ASUS Radeon HD EAH4890 HTDI/1GD5 Video CardMon, Jul 13, 2009 - 12:00 AM
The ASUS Radeon HD EAH4890
The ATI Radeon HD 4890 isn’t anything new; however, ASUS has been one of the few companies to break out of the mold with a slightly modified Radeon HD 4890 PCB and custom heatsink. Too often companies get lost in the monotony of the hardware industry product cycles, but ASUS always continues to surprise me with their innovation. That may be giving them a bit too much credit but it seems that many companies are content with buying the reference design and slapping their sticker on the heatsink. There is typically a mandatory period during which these reference samples are required to be sold, but too often companies keep selling the same stuff months later.
With the EAH4890, ASUS designed their own PCB and installed a custom cooling solution to create a Radeon HD 4890 video card that should push the envelope when it comes to performance and overclocking. Not only should it perform better, but it also looks better since it is no longer a cookie cutter Radeon HD 4890.
What’s that, my friends? That is a real heatsink. ASUS did not prance around with this one; I believe this heatsink could have handled the notoriously hot ATI Radeon HD 2900XT and asked for a second helping of heat. It has been a while since a “stock” heatsink has impressed me as much.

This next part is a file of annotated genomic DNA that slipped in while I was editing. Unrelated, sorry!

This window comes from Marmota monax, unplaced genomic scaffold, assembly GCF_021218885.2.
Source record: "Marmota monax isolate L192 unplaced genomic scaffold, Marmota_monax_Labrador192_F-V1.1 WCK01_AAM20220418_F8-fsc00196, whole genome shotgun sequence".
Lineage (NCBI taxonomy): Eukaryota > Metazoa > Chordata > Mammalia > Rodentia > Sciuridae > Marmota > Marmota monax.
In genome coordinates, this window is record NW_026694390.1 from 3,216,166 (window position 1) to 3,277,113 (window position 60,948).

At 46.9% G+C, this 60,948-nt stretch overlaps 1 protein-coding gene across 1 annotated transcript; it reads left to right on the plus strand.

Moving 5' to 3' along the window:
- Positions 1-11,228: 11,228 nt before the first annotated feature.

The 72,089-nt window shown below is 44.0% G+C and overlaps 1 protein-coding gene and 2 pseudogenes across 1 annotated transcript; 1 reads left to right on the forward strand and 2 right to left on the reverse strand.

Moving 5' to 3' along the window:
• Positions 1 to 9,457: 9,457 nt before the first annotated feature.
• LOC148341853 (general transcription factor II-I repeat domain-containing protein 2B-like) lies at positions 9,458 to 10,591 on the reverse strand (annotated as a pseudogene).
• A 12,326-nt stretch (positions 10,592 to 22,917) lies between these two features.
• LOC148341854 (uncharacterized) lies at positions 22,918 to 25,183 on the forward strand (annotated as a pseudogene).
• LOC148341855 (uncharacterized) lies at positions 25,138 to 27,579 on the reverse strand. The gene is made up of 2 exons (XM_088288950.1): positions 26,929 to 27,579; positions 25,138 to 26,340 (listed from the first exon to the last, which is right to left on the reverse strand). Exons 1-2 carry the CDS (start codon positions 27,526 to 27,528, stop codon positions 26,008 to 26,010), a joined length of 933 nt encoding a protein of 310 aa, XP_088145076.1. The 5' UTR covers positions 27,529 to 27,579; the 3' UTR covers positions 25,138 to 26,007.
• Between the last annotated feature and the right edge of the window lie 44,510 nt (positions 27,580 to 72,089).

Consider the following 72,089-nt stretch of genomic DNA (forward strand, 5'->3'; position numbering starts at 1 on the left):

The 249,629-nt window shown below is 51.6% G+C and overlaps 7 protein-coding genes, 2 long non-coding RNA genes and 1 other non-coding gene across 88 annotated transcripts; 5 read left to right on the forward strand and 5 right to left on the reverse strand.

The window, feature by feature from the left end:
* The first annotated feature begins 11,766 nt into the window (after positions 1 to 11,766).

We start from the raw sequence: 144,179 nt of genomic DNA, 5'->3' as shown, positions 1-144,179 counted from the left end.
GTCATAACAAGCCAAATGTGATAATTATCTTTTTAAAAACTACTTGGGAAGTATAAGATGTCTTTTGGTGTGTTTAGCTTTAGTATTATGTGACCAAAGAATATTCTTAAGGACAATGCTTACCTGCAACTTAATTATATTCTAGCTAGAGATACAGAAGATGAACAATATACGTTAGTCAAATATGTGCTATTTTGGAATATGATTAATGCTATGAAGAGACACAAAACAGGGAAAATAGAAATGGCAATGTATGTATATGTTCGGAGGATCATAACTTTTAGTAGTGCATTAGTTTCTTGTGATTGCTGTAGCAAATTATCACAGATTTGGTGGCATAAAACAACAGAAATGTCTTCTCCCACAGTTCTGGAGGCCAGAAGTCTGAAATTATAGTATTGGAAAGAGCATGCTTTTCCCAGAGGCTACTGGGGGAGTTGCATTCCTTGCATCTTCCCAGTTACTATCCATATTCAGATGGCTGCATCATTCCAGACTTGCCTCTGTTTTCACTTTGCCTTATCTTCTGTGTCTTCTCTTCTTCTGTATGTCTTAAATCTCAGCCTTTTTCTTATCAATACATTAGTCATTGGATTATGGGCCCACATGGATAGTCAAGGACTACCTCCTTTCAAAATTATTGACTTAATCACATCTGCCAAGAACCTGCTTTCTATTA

Besides the fancy heatsink, ASUS has included an 8-pin and 6-pin PCIe power connector instead of the standard dual 6-pin and a large capacitor known as a ‘Super ML Cap’ to help add stability input voltages to the cards. ASUS is the first in the video card industry to use these polymer-based capacitors, so it will be interesting to see if more companies follow in the months to come. Super ML Caps, a shorter term for Multilayer Polymer Capacitors, offer many advantages over ceramic capacitors. Super ML Caps have the lowest and most stable ESR among all kinds of caps, not to mention they remain stable under all voltage conditions and run cooler! ASUS claims that the Super ML Cap will help with the card’s overclocking potential by up to 300%, and we’ll put this claim to the test after our standard testing procedure.
For those interested in putting one of these fine pieces of work into their PCs, ASUS recommends at least a 550 Watt power supply with at least 40 Amps available on the +12v rail. Let’s take a closer look at the ASUS EAH4890 HTDI/1GD5 and then get to the benchmarks!